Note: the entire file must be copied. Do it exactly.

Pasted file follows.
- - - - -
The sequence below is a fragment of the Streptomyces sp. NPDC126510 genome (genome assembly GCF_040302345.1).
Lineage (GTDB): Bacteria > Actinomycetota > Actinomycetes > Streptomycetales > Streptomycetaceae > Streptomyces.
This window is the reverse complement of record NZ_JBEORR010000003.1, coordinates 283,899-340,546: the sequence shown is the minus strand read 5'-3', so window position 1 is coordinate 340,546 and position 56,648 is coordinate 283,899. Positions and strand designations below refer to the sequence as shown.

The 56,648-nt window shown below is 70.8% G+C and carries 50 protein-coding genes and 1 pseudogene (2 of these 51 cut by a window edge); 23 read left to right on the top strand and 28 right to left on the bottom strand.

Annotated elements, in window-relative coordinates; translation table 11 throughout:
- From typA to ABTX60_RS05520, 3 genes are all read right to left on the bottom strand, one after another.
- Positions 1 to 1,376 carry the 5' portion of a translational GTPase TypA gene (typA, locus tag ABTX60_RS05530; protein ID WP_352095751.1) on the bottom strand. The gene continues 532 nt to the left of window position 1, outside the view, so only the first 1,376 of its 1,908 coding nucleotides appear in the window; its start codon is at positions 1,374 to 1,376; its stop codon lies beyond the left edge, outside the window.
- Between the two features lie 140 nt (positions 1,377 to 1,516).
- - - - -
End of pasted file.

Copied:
The sequence below is a fragment of the Streptomyces sp. NPDC126510 genome (genome assembly GCF_040302345.1).
Lineage (GTDB): Bacteria > Actinomycetota > Actinomycetes > Streptomycetales > Streptomycetaceae > Streptomyces.
This window is the reverse complement of record NZ_JBEORR010000003.1, coordinates 283,899-340,546: the sequence shown is the minus strand read 5'-3', so window position 1 is coordinate 340,546 and position 56,648 is coordinate 283,899. Positions and strand designations below refer to the sequence as shown.

The 56,648-nt window shown below is 70.8% G+C and carries 50 protein-coding genes and 1 pseudogene (2 of these 51 cut by a window edge); 23 read left to right on the top strand and 28 right to left on the bottom strand.

Annotated elements, in window-relative coordinates; translation table 11 throughout:
- From typA to ABTX60_RS05520, 3 genes are all read right to left on the bottom strand, one after another.
- Positions 1 to 1,376 carry the 5' portion of a translational GTPase TypA gene (typA, locus tag ABTX60_RS05530; protein ID WP_352095751.1) on the bottom strand. The gene continues 532 nt to the left of window position 1, outside the view, so only the first 1,376 of its 1,908 coding nucleotides appear in the window; its start codon is at positions 1,374 to 1,376; its stop codon lies beyond the left edge, outside the window.
- Between the two features lie 140 nt (positions 1,377 to 1,516).